#9 71 days ago

    I'd probably hit it with the heat gun and the scraper a bit more before the acetone... you'd be surprised at the amount of heat you can put to it without damaging the wood. But yeah... acetone is one of my favorite solvents... it is a terrific thinner too. When you take the metal brackets out of your back-box soak them in acetone for about 1/2 day... the paint will rub right off and they will shine up nicely.

    #10 66 days ago

    Do you think this is smooth enough at the top of the picture? I did some late sanding there so it’s not as smooth as the rest. You can see the wood grain. It’s quite smooth but definitely not as smooth as the lower part of the picture (which is the top of the back box).

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    #11 63 days ago

    I used a heat gun a little and mostly acetone. Acetone and gloves and a few razor blades. Better work fast, the acetone evaporates in 15 seconds. It makes a mess, the acetone+paint+glue makes a gooey mixture.

    I have the backbox and cabinet painted, decals soon.

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    #12 62 days ago

    I put on the right side decal on the back box. Definitely can see every flaw underneath. I thought it was super smooth but I guess not. Hard to see the minor bumps in the pic. Some were in the graphic. I used the dry method and clamped the decal in place. Attached the lower half then removed the clamps and did the top.

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    #13 62 days ago

    I usually spray paint the sides with good primer, then top it with hard enamel paint (black), with wet sanding in between coats (~320-400 grit). Then apply decals.

    #14 61 days ago

    Thanks, I'll try that on the other side!

    1 week later
    #15 50 days ago

    I applied the door decal tonight. 90 min job because I'm trying to make it perfect. Cutting the round holes is the hard part.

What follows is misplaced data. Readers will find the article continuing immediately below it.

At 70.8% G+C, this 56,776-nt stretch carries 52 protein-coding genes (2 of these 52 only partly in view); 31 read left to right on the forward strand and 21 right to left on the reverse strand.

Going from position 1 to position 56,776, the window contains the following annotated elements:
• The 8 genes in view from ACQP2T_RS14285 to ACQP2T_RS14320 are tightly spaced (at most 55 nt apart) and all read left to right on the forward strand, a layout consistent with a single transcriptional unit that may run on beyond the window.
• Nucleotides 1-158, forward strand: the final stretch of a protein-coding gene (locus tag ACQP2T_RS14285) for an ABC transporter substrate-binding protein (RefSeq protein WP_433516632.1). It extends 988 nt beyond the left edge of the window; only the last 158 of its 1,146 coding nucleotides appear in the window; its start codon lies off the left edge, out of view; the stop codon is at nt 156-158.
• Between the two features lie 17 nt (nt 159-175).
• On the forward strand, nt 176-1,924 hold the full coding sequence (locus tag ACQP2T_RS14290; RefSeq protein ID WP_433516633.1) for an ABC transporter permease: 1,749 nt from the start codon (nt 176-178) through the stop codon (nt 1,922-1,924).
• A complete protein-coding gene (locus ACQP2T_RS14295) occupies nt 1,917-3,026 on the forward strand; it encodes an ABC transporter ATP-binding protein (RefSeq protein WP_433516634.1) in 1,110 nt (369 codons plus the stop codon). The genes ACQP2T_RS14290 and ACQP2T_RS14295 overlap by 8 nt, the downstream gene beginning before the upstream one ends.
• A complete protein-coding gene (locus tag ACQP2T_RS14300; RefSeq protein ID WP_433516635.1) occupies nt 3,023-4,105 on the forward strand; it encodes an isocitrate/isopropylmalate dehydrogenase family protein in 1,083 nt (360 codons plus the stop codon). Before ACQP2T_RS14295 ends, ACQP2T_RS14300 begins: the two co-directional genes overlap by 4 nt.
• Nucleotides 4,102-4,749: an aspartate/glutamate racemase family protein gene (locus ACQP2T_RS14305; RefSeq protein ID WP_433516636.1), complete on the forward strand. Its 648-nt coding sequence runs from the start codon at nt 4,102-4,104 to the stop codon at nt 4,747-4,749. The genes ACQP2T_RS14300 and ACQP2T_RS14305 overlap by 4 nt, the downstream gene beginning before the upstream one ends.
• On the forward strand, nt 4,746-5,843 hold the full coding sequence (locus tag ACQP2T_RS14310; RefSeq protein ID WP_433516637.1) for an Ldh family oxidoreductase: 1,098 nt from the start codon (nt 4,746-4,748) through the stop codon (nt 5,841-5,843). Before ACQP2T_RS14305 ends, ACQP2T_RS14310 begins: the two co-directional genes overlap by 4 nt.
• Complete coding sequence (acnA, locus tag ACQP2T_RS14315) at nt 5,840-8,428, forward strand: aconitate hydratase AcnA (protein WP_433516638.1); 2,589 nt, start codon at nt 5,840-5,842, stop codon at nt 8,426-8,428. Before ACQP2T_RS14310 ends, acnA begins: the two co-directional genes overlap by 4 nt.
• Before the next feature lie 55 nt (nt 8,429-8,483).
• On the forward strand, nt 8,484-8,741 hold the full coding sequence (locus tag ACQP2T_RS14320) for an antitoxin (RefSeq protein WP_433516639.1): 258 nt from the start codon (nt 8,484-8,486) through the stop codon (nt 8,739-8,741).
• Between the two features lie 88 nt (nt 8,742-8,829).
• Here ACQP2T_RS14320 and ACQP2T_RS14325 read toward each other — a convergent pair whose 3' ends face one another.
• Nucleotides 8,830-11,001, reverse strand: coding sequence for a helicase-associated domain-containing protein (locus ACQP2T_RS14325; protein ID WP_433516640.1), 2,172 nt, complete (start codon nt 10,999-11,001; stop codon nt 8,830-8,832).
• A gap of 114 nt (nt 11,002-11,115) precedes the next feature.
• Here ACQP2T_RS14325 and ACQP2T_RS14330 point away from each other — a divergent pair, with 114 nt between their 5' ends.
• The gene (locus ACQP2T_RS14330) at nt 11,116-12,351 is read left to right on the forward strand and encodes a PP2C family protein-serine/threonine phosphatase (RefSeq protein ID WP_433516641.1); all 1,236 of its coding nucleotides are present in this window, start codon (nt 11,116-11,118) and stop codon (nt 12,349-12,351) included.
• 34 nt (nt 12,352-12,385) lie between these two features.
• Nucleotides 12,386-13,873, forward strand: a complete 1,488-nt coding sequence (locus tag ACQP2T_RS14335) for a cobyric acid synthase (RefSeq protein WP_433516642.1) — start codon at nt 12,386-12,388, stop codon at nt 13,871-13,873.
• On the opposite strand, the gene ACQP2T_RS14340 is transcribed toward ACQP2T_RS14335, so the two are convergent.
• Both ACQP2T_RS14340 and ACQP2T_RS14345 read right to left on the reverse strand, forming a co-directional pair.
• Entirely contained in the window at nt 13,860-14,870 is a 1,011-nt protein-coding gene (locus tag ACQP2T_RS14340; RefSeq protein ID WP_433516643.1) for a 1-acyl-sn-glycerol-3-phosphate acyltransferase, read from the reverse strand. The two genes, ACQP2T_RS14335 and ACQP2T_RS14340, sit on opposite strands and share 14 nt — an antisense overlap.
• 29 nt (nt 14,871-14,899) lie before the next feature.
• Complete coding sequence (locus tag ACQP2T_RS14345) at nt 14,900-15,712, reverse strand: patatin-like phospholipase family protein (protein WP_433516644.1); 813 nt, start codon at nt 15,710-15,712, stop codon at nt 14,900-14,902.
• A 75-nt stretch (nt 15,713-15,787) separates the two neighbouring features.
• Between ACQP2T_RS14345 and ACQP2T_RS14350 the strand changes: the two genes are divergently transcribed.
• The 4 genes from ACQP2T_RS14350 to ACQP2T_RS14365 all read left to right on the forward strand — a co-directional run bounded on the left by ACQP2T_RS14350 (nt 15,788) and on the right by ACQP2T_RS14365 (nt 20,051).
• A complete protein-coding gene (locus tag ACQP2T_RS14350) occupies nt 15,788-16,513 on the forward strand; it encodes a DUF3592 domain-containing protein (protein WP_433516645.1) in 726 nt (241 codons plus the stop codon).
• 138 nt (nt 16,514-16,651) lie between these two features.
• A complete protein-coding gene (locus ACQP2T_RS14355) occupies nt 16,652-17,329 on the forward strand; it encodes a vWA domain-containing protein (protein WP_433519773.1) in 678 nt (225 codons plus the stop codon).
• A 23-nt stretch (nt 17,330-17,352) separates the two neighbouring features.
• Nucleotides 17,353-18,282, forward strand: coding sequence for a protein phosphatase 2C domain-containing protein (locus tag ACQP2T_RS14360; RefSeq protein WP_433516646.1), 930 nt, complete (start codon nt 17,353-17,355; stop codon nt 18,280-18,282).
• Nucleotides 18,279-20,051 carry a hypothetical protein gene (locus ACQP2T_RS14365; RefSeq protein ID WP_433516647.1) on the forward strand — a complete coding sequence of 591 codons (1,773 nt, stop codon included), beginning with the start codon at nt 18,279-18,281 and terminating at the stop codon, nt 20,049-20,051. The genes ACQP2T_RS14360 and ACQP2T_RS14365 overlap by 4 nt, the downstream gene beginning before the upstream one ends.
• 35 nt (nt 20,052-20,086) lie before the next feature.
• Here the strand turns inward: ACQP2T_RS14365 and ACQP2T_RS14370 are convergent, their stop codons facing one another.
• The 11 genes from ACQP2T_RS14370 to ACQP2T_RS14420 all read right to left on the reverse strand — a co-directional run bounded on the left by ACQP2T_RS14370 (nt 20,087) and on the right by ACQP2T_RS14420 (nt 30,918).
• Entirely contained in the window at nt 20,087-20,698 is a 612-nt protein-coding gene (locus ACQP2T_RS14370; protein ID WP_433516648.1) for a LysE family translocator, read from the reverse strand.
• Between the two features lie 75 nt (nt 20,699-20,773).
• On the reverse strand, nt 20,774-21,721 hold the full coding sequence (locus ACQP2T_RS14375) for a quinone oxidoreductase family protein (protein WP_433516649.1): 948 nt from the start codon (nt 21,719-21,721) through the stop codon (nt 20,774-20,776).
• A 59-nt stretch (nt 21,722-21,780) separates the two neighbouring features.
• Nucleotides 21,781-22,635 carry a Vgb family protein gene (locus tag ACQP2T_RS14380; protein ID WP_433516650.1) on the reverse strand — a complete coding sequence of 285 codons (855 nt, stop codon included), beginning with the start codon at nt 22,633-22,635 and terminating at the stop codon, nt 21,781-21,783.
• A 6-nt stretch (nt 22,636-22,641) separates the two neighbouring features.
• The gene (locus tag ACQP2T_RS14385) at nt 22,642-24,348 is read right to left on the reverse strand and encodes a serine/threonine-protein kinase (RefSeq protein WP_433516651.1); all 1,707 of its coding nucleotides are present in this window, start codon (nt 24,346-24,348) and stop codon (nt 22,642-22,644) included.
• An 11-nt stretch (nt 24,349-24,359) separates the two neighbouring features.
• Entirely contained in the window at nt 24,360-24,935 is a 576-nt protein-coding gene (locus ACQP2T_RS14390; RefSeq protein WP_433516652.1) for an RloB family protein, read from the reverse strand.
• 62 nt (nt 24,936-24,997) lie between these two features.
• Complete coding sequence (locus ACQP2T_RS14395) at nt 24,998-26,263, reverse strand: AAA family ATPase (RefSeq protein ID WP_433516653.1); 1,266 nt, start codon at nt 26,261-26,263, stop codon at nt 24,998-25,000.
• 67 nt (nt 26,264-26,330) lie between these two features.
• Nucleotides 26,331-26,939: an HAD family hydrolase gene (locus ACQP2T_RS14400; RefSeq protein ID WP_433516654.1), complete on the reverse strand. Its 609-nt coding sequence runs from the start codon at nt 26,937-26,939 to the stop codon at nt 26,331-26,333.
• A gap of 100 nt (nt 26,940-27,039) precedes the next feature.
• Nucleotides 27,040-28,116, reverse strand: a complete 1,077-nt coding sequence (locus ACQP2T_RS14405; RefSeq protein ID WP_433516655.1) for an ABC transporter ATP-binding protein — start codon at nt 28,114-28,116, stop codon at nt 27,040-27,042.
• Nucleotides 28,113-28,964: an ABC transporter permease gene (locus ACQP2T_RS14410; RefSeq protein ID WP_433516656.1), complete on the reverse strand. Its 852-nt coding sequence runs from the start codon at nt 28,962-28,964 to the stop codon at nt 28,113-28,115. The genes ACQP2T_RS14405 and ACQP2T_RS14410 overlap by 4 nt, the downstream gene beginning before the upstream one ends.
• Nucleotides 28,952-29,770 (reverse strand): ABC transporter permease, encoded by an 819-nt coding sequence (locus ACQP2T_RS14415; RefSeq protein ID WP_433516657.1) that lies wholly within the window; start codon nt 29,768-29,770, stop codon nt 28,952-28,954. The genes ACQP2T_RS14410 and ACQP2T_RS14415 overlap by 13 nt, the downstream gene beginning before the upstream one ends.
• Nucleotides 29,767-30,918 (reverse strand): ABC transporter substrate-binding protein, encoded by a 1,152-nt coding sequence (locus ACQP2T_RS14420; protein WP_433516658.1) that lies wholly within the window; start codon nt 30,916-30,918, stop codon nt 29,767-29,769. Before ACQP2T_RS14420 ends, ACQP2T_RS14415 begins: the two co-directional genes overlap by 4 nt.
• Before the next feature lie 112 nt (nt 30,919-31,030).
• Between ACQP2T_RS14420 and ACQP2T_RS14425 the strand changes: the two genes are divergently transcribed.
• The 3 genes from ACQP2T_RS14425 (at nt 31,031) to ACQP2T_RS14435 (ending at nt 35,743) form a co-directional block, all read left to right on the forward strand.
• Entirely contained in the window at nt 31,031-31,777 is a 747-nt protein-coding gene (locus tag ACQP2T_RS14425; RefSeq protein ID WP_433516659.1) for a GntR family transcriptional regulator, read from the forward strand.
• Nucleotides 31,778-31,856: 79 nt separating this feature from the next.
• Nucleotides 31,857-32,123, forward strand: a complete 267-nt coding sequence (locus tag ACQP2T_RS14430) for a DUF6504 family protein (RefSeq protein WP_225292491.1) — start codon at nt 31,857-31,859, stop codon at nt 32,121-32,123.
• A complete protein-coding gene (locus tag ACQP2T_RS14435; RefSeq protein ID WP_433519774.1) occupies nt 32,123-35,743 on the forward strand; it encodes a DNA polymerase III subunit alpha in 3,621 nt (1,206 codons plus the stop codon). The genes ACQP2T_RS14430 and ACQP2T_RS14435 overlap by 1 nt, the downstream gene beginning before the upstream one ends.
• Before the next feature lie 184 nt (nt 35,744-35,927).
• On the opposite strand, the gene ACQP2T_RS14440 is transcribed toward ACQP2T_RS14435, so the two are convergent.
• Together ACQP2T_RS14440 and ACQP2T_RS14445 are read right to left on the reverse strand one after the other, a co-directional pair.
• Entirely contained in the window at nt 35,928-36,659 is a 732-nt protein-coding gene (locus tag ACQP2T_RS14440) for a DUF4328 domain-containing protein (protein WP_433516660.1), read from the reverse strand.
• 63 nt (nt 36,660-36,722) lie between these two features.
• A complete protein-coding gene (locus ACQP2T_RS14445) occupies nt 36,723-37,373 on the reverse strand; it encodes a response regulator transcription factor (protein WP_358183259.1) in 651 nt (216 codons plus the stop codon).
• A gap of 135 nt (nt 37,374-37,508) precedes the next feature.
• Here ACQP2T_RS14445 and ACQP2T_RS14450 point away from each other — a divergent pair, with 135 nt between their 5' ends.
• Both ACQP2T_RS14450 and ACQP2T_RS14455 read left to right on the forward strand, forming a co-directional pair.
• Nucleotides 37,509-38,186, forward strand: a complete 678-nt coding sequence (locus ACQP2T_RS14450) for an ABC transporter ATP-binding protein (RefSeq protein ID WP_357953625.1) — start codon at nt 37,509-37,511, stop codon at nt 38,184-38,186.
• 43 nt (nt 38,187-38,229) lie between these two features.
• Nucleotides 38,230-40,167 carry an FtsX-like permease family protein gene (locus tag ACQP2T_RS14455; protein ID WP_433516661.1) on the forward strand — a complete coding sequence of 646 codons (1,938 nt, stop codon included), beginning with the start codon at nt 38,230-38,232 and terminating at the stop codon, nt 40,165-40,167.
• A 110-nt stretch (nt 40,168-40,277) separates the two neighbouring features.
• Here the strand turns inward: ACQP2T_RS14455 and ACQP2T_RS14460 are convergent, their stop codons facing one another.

#16 46 days ago

    I have finished applying the decals. I used the dry method on one side, and Rapid-Tac on the other side.

    Both sides I aligned perfectly and then put down a thick towel and placed the power supply on the towel to prevent the decal from moving. I folded back the decal away from the backing and cut it about a foot from the coin door end of the decal (I started at the coin door and worked to the left toward the back). Starting at the coin door allowed me to align the red lines on the artwork. I folded back the decal 3' before I cut the backing because when you cut it you get little paper fibers that have static electricity and they love to stick to the back of the decal. After I cut the 1' piece I vacuumed the cabinet again to make sure no paper fibers were left on the cabinet. I then took the 1' piece of the backing and overlapped it under the decal so 6" of the decal was not covered. Then I rolled out the decal and stuck down the 6" piece of decal. Then I removed the power supply. The overlapped 6" piece of decal (that is detached, was cut off earlier) makes it easier to remove the backing from the decal. Hard to explain sorry! I left the unattached decal layed out flat, as I removed the backing the backing made a 'U' and was being pulled away from the coin door. I pressed the decal down with my fingers and unrolled maybe 6" at a time. I had no real air bubbles, just make sure you work from the edge of the decal and only do 6" at a time or less. If you lay down a big section of decal you may get air bubbles. But going just a few inches at a time worked for me.

    The Rapid-Tac side I had positioned the decal exactly as I wanted it so I did not need to shift the decal. I think it would have shifted if I had needed it to. I do see a scratch in the decal from my squeegee, not too bad but it sucks.